An Insulation Evolution is upon us in Insulate Magazine Issue 13. Q-bot a Robot that applies sprayfoam insulation under floors is set to take the insulation world by storm. Also features compelling articles from regular columnists and insulation experts.
www.insulatenetwork.com frequently used to describe the reaction to fire properties of materials which are classified as combustible. The difference between combustible and non-combustible materials is an extremely significant distinction which must not be blurred. Combustible materials contain considerable fuel loads which contribute to the spread of fire. Non-combustible products cannot contain significant quantities of combustible materials, including any glues and binders, as this would prevent them from achieving a non-combustible classification. Fact. Building regulations must offer greater assurance of fire safe performance for occupants of both residential and non-residential buildings over 18m. With the health of building occupants, a priority, the smoke toxicity of construction products must be tested, classified and labelled to provide important information to consumers and made a key component within Approved Document B. The Euroclass system should be the only classification system referenced in a redrafted Approved Document B. All reference to the British Standard (BS) ‘Class O’ should be removed as this adds ambiguity and uncertainty of interpretation. Testing Methods No modelling available can ever genuinely replicate the behaviour of a fire in a complex building in the real world while no fire test on a perfect installation can ever replicate fire behaviour in buildings that have received real world installation practices. Desktop Studies There are serious concerns about the validity and accuracy of probability-based calculations for both desktop studies and fire safety engineering and little to no experience is available today to show that buildings assessed using Fire Safety Engineering have performed as predicted during a fire. Desktop studies do not produce a reliable indication of fire performance. These generalised assessments can do little more than guess at how combustible materials might behave in a fire on an unspecified building. The acceptance of these studies has promoted a light-touch approach. 24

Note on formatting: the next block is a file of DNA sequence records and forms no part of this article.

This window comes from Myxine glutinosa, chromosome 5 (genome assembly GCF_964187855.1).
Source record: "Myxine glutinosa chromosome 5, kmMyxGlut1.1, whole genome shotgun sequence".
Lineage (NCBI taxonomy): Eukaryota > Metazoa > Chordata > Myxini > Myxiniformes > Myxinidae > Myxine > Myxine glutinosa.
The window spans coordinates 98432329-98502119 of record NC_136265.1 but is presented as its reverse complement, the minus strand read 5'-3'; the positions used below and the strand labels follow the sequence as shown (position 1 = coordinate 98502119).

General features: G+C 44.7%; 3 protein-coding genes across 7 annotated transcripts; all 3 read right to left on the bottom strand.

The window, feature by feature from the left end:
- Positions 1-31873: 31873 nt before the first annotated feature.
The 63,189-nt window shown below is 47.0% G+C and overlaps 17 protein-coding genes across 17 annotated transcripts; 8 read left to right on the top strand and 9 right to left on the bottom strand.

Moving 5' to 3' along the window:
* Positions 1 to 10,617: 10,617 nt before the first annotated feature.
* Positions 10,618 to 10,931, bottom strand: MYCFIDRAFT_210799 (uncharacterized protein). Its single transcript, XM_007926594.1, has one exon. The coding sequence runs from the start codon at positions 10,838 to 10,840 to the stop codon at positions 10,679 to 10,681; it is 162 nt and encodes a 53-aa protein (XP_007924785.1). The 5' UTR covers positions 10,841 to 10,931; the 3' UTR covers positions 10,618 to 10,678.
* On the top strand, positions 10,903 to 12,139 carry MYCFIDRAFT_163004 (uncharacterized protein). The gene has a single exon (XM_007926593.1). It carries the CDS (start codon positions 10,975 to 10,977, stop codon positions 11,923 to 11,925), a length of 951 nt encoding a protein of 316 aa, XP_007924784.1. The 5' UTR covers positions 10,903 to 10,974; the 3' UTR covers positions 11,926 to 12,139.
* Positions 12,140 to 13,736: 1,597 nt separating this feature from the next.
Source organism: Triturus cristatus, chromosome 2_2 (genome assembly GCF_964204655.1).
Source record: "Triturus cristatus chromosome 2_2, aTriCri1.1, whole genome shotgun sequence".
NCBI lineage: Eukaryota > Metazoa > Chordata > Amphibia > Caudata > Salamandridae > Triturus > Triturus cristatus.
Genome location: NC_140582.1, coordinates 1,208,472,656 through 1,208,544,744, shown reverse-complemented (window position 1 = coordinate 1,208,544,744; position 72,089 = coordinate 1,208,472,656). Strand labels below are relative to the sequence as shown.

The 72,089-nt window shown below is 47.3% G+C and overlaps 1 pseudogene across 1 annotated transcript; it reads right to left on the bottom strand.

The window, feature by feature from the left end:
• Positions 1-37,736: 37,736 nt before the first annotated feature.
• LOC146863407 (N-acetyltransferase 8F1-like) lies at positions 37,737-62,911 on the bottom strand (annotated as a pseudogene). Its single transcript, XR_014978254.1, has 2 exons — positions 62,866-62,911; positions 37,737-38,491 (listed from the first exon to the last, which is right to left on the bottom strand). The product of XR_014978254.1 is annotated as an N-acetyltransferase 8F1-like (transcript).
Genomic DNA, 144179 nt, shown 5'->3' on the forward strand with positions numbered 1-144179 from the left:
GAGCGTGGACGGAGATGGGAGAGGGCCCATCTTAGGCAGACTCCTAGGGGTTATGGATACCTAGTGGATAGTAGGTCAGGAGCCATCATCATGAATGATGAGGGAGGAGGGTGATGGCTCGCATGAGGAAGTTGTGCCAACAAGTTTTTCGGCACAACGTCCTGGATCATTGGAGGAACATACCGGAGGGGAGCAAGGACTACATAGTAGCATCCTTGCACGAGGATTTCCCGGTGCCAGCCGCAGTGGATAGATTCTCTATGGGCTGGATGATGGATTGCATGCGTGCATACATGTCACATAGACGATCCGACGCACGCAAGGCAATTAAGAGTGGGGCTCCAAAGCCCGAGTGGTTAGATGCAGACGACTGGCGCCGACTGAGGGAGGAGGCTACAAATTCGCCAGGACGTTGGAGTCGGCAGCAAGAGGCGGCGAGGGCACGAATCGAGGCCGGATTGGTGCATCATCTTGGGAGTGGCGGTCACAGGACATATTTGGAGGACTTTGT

The only independent insulation industry trade magazine BS8414 Test Even passing a full BS8414 test does not necessarily indicate that a system would provide adequate resistance to a real-life fire and do not reflect common installation issues in the market, as recognised in the Each Home Counts Review. Testing regimes must be continually reviewed to keep pace with construction practices as well as to ensure the process is sufficiently robust. The BS8414 test should be updated to reflect real life construction features such as windows and vents and the communication of test results based on perfect laboratory conditions must highlight the limitations of these tests in terms of predicting real life performance as highlighted by the Fire Protection Association. Given the fatal danger of toxic smoke, material testing and classification should be introduced for toxicity. These products must then be labelled and regulated accordingly. new guidance will tackle policing and sanction should also be clearly set out. No one can disagree that sanctions must be meaningful, tough and properly enforced. MIMA believes that public safety is paramount and we can be instrumental in developing a comprehensive fire risk analysis for both existing and new buildings. However Dame Judith must recommend the right framework to ensure we can deliver maximum safety for the general public across the UK. MIMA’s submission to the Hackitt Review can be found here at http://mima.info Sarah Kostense-Winterton is Executive Director of MIMA, the Mineral Wool Insulation Manufacturers Association and provides the secretariat to the Energy Efficiency Infrastructure Group (EEIG). For further details of the EEIG or if you would like to join, please contact Sarah at email@example.com Enforcement Finally, compliance clearly needs to be policed while sanctions for non-compliance robust. Approaches on how any 25